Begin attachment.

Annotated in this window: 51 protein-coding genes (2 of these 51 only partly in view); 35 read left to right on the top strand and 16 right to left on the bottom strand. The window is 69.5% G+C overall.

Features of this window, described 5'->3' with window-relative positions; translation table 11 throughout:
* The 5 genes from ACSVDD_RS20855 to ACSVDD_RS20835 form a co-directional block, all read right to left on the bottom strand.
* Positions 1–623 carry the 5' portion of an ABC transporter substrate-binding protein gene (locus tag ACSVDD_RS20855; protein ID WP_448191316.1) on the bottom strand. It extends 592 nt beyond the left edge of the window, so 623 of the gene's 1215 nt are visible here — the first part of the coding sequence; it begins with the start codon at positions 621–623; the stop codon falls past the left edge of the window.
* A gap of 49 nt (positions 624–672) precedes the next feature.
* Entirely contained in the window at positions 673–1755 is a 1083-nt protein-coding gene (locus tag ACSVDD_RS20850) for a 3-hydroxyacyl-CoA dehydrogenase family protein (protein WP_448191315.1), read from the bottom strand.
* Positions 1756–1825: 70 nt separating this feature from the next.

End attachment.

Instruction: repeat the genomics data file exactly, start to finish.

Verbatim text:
Annotated in this window: 51 protein-coding genes (2 of these 51 only partly in view); 35 read left to right on the top strand and 16 right to left on the bottom strand. The window is 69.5% G+C overall.

Features of this window, described 5'->3' with window-relative positions; translation table 11 throughout:
* The 5 genes from ACSVDD_RS20855 to ACSVDD_RS20835 form a co-directional block, all read right to left on the bottom strand.
* Positions 1–623 carry the 5' portion of an ABC transporter substrate-binding protein gene (locus tag ACSVDD_RS20855; protein ID WP_448191316.1) on the bottom strand. It extends 592 nt beyond the left edge of the window, so 623 of the gene's 1215 nt are visible here — the first part of the coding sequence; it begins with the start codon at positions 621–623; the stop codon falls past the left edge of the window.
* A gap of 49 nt (positions 624–672) precedes the next feature.
* Entirely contained in the window at positions 673–1755 is a 1083-nt protein-coding gene (locus tag ACSVDD_RS20850) for a 3-hydroxyacyl-CoA dehydrogenase family protein (protein WP_448191315.1), read from the bottom strand.
* Positions 1756–1825: 70 nt separating this feature from the next.